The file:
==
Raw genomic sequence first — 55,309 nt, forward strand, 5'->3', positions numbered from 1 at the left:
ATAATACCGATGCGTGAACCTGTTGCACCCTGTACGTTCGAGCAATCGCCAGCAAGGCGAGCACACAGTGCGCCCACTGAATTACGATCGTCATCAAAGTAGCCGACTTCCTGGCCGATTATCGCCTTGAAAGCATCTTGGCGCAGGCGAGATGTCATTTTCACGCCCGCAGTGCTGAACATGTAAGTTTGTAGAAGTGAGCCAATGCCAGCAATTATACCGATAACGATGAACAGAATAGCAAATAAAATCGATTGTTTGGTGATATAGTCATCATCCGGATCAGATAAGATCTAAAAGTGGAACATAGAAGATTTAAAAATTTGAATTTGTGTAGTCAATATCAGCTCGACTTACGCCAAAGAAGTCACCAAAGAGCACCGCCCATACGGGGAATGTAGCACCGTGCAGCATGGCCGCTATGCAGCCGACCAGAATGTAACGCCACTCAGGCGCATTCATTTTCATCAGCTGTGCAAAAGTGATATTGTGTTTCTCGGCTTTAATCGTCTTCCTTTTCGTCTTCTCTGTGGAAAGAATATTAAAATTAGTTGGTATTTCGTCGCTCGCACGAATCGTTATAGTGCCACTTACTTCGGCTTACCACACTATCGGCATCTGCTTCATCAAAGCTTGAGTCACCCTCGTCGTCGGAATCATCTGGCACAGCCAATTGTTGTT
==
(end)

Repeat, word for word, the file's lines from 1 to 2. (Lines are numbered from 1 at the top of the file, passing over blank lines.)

Raw genomic sequence first — 55,309 nt, forward strand, 5'->3', positions numbered from 1 at the left:
ATAATACCGATGCGTGAACCTGTTGCACCCTGTACGTTCGAGCAATCGCCAGCAAGGCGAGCACACAGTGCGCCCACTGAATTACGATCGTCATCAAAGTAGCCGACTTCCTGGCCGATTATCGCCTTGAAAGCATCTTGGCGCAGGCGAGATGTCATTTTCACGCCCGCAGTGCTGAACATGTAAGTTTGTAGAAGTGAGCCAATGCCAGCAATTATACCGATAACGATGAACAGAATAGCAAATAAAATCGATTGTTTGGTGATATAGTCATCATCCGGATCAGATAAGATCTAAAAGTGGAACATAGAAGATTTAAAAATTTGAATTTGTGTAGTCAATATCAGCTCGACTTACGCCAAAGAAGTCACCAAAGAGCACCGCCCATACGGGGAATGTAGCACCGTGCAGCATGGCCGCTATGCAGCCGACCAGAATGTAACGCCACTCAGGCGCATTCATTTTCATCAGCTGTGCAAAAGTGATATTGTGTTTCTCGGCTTTAATCGTCTTCCTTTTCGTCTTCTCTGTGGAAAGAATATTAAAATTAGTTGGTATTTCGTCGCTCGCACGAATCGTTATAGTGCCACTTACTTCGGCTTACCACACTATCGGCATCTGCTTCATCAAAGCTTGAGTCACCCTCGTCGTCGGAATCATCTGGCACAGCCAATTGTTGTT